Exclusive interview with Howard Jones
Howard Jones rode the crest of the electronic wave of music in the early 80s with iconic hits such as New Song, What Is Love and Things Can Only Get Better. Fresh from spending his summer touring the US, Howard is coming back to these shores and hits Manchester’s The Ritz on Friday 24 November.
Canal Street’s Chris Park chatted to Howard about his new tour, stage fright and what is next in the world of music.
Tell me about the forthcoming tour?
I have a new five piece Electric Band which I put together at the beginning of the summer. We played some UK festivals and did a five week tour in the USA. This is the best band I’ve ever had. So I thought it was important that the UK fans have a listen.
Do you stay faithful to original versions or shake them up?
You have to be careful and not wander too far but it’s good to revamp them. They sound better than the records. I like to change the structure. For Things Will Only Get Better we start off faithful and then go into a huge EDM house version.
Do you have any backstage rituals?
Not really, now that we’re a five piece we go into a huddle and say we’re going to make it great.
Do you still get stage fright?
Absolutely, it’s important to feel nervous. I wouldn’t want to be like I just don’t care, I should feel trepidation. People have paid money for tickets and travelled far, I have to deliver.
How did the US tour go this summer?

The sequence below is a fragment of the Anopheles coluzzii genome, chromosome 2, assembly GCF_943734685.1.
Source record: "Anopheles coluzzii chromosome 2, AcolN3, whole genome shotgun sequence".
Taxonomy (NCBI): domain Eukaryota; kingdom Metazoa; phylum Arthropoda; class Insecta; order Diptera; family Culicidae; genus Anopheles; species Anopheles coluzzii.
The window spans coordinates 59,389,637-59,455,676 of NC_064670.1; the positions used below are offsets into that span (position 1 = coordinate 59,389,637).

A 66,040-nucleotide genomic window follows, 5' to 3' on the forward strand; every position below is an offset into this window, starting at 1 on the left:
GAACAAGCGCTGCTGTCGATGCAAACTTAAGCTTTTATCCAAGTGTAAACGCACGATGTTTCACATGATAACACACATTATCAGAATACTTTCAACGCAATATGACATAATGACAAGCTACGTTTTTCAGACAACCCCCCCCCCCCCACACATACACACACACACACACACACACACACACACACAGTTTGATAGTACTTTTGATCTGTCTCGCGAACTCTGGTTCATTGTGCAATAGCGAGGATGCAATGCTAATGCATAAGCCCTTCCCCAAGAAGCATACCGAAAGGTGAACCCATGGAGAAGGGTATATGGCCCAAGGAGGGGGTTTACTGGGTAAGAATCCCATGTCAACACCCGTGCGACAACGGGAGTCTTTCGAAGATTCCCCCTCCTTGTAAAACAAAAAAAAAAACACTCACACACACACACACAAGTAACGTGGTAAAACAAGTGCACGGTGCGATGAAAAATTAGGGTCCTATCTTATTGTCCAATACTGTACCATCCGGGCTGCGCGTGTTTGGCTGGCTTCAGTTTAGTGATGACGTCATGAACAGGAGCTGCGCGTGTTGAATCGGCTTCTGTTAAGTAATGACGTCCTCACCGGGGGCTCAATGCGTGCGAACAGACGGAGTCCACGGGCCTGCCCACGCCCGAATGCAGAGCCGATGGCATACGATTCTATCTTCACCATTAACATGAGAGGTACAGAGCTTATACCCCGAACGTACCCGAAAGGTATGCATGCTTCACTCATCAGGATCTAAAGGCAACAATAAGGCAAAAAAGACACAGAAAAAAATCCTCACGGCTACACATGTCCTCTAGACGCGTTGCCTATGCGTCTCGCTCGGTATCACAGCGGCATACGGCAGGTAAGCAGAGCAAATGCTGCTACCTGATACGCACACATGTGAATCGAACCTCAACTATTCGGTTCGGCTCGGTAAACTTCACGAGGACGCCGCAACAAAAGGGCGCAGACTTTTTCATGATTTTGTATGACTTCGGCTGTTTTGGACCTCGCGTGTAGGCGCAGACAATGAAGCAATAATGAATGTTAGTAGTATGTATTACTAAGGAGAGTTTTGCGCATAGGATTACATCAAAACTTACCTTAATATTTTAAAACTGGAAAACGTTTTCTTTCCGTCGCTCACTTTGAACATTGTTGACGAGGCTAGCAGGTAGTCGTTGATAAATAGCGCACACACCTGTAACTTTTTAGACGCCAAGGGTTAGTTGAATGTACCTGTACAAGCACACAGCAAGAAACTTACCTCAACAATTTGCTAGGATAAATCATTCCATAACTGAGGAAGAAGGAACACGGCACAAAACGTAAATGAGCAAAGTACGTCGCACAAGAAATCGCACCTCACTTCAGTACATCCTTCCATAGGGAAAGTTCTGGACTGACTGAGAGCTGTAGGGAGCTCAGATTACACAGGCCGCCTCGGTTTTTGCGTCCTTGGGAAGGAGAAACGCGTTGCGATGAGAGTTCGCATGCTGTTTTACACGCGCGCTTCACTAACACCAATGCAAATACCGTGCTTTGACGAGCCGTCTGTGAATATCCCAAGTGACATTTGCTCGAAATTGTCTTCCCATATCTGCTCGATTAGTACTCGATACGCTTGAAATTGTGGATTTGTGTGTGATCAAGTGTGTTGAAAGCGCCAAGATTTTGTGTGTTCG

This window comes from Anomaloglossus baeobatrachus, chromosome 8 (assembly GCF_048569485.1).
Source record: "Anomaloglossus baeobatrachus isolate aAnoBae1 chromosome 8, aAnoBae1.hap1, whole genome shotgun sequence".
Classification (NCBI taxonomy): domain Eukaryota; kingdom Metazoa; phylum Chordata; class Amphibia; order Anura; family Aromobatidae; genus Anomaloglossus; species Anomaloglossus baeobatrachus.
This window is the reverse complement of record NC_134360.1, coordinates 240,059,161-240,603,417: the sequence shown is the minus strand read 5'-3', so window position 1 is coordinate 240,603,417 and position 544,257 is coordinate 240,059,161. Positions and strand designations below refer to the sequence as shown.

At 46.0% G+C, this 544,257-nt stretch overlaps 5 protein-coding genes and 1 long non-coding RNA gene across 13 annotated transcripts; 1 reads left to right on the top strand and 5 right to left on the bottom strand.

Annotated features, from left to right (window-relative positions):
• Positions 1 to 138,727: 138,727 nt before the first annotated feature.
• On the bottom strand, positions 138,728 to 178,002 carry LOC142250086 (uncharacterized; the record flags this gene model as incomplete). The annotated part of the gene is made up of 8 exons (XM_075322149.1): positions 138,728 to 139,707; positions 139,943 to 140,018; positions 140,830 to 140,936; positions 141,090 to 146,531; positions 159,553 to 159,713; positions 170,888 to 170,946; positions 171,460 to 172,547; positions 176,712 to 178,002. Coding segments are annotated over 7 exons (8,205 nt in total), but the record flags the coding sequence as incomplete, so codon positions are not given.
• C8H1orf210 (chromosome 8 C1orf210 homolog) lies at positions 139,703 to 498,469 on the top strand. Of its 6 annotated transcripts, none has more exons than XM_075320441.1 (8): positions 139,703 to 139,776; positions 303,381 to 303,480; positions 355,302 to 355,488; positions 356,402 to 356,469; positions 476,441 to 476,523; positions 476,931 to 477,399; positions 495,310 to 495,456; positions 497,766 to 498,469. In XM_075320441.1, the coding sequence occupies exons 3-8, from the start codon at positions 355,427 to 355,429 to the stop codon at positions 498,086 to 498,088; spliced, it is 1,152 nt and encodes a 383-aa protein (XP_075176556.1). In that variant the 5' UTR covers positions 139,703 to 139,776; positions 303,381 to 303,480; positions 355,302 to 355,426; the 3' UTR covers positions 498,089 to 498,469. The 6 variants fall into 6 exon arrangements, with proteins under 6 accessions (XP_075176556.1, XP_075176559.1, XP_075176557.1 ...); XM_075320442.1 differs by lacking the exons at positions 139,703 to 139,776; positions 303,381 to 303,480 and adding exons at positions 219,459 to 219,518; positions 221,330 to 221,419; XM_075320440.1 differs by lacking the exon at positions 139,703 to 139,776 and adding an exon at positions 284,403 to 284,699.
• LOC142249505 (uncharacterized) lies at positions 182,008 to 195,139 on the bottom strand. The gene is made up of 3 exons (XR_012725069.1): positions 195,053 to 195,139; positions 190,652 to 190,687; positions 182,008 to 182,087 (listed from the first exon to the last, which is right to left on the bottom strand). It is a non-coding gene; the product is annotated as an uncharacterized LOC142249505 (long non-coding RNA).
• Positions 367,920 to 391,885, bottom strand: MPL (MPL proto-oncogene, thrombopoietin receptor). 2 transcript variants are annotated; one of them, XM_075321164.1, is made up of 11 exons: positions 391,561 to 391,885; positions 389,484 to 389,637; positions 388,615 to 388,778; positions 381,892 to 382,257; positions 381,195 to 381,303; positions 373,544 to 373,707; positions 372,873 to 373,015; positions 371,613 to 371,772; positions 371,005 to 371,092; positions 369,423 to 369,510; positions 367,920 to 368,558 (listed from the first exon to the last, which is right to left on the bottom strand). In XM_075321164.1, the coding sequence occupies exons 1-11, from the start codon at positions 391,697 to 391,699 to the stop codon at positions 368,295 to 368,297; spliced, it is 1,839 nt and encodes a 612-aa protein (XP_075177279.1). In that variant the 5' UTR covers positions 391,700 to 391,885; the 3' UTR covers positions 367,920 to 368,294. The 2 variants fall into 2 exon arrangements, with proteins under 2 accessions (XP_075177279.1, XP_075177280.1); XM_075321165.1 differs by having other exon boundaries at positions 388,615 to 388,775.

It was brilliant, we had 47 people on the road, it was like a little festival and we played a three or four hour show every night. I was joined by Modern English, Paul Young, English Beat, Katrina and Men Without Hats. By the end people were joining each other on stage, I would see my band members up on stage, it was great. I’d love to do that again and encourage it from the beginning. The audience loved it because they were seeing something very unique.
You’re known for embracing technology, what will be the next big thing to hit music?
It’s not a new thing but streaming is a cool way to access music. The evolution needs to be for young artists to make a living from music. That needs to evolve. It now puts the emphasis on the live experience but there are still artists that can only function in the studio so they need to be included.
Do you feel the increase in live performances is ultimately a good thing?
I think people need to get out and be with people, people need a break and have a beer and hang out.
Tell me about the creative process?
It’s different every time. For Engage, which feels like a long time ago, I had a big bold plan and I wanted the live show to come at the same time. I brought in ballet, contemporary dance and film, everything I love.
For the album I am working on at the moment, I am collaborating with friends. Technology means I can juggle things easier. I am working with a producer called BT who is based in Washington DC and normally I would rule that out but I can send files across the Atlantic and Skype and then we come together at the end.
Which modern acts inspire you?
I think Alison Moyet’s new album is astonishing. I love the new Ella Fitzgerald album where they have taken her tracks and backed it with the London Symphony Orchestra. The new Shania Twain album is really good. The Killers have had a return to form. Laura Marling. The new Stones album is brilliant.
Best is a mega collection of songs, why now?
I’m now with Cherry Red Records and they bought my catalogue from Warner Bros so I can now combine the lot. The fans probably have it already in different forms but now it’s all in one place. Also on tour can sell the whole catalogue as one thing.
Tickets for Howard’s Manchester date can be found here.
By Chris Park for Canal St Online